1. There Are Scanners for Every Line of Business in Healthcare
Epson’s lineup has scanner solutions for the particular range of needs and scenarios that healthcare organizations face, Yao says.
“For an organization that provides in-home care, there’s a portable scanner that is small and easy to carry around. It has a built-in battery or can be powered by USB and connected to a laptop,” Yao says. “Archiving departments might need a flatbed scanner that can scan larger or more bulky documents and materials.”
Epson also recognizes that the reception desk at a healthcare organization may have to manage several types of documents, so a scanner solution has to be flexible, Yao says.
“The reception desk is a good example of where you need a different kind of flexibility,” he says. “The scanner must be flexible enough to scan different kinds of documents — regular paper, such as for consent forms, but you also need to scan ID cards, insurance cards, forms of different sizes and maybe even thicker items like passports.”
Epson offers a full range of network-connected scanners for photos and graphics, checks, receipts, and a variety of documents.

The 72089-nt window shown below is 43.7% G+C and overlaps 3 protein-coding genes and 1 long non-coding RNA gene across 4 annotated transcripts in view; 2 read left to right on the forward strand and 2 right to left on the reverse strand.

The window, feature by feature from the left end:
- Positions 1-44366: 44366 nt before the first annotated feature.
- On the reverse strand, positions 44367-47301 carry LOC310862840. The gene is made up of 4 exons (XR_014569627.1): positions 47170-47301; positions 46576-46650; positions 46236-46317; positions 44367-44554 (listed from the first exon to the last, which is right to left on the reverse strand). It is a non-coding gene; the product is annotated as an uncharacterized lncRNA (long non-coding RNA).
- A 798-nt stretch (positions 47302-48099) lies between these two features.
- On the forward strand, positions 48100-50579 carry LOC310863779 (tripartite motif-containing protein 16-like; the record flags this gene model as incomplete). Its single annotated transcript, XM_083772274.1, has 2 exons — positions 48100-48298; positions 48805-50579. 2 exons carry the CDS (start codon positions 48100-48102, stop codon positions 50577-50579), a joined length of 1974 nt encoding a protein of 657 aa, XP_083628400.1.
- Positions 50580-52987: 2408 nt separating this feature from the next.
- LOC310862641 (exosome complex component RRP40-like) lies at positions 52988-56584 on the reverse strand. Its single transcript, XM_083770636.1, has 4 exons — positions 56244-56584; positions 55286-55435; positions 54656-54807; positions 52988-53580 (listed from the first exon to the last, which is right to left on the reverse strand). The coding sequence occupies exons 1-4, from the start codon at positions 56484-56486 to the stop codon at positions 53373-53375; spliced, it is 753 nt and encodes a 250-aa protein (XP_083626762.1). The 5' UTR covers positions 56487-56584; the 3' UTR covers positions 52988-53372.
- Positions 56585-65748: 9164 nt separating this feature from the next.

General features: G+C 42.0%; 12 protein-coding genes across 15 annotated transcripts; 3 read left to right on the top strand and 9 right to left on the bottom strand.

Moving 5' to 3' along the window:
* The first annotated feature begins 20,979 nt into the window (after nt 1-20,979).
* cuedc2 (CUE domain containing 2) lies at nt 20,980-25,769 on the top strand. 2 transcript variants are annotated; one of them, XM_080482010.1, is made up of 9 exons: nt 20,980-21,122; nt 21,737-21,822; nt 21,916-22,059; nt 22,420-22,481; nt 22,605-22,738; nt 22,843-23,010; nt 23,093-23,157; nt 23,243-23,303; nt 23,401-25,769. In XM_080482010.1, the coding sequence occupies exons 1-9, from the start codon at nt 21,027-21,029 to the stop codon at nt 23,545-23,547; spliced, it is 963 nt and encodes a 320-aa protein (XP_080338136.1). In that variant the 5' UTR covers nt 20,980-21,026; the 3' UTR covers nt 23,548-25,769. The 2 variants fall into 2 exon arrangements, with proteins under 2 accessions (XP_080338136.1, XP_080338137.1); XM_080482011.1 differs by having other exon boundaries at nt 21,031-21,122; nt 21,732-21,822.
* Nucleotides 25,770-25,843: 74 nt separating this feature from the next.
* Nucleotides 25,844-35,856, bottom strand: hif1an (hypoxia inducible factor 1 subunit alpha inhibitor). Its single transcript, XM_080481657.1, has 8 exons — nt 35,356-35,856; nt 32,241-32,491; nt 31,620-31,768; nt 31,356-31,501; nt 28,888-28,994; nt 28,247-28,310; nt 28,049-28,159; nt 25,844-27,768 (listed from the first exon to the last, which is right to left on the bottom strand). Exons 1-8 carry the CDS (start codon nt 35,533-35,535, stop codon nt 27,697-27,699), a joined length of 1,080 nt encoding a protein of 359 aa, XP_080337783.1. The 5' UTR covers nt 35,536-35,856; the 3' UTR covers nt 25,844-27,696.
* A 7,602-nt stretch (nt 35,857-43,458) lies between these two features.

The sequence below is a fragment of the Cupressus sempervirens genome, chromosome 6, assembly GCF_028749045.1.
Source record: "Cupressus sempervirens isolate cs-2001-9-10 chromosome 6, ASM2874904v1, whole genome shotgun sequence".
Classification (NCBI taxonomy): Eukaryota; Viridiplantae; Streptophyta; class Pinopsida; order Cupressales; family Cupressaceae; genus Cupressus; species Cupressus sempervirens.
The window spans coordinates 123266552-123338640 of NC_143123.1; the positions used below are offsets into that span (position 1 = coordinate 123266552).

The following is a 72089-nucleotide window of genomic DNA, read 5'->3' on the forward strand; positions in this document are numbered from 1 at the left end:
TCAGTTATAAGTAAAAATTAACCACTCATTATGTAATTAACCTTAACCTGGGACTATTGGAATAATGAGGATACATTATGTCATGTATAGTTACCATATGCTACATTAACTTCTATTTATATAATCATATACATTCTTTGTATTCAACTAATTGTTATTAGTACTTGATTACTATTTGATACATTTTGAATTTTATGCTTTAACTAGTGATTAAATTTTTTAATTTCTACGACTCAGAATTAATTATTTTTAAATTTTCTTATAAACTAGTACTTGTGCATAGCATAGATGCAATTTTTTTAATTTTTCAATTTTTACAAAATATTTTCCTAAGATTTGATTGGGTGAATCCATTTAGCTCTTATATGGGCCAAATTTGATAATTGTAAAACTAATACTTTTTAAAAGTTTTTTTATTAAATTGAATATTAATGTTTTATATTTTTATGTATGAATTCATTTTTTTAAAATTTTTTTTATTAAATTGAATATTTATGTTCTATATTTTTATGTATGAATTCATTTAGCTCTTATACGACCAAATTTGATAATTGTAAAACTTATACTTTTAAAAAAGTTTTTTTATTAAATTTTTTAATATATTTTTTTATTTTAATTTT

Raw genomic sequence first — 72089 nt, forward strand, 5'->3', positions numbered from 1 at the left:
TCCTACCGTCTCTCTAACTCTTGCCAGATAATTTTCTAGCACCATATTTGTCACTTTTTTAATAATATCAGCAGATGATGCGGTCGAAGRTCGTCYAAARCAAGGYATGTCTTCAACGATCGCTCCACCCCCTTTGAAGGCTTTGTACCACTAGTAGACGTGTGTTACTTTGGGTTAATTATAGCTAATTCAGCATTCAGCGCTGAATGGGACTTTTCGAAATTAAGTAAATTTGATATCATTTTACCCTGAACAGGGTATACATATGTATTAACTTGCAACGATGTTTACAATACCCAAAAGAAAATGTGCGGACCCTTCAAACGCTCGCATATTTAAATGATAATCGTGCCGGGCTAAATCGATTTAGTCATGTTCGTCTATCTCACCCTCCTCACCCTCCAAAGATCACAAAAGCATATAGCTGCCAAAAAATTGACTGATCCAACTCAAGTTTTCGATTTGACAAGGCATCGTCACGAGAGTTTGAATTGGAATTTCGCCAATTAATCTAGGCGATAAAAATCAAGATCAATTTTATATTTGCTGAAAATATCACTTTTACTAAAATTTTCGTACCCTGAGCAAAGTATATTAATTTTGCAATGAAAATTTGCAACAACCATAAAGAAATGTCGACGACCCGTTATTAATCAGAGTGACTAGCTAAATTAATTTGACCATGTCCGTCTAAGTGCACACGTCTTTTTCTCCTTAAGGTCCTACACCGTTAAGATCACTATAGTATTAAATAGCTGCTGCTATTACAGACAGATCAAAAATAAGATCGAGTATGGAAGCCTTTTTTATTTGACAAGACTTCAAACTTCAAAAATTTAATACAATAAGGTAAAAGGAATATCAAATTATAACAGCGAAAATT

“Flexible connectivity is becoming more important,” Yao says. “Some healthcare organizations want staff to connect directly to their networks, through Wi-Fi or through an Ethernet connection, instead of plugging into a laptop or a PC.”
READ MORE: Scanners boost efficiency as healthcare undergoes digital transformation.
2. Quality Matters for Healthcare Information
Healthcare organizations may receive documents that are faded, torn or dirty, so it’s important that scanners can fill in where documents are deficient, Yao says.
“There are a wide variety of conditions that a document might be in, and the scanner must be able to handle those documents and still produce high-quality scans,” he adds. “At Epson, we’ve developed image enhancement technology to help make faint lines and writing easier to see.”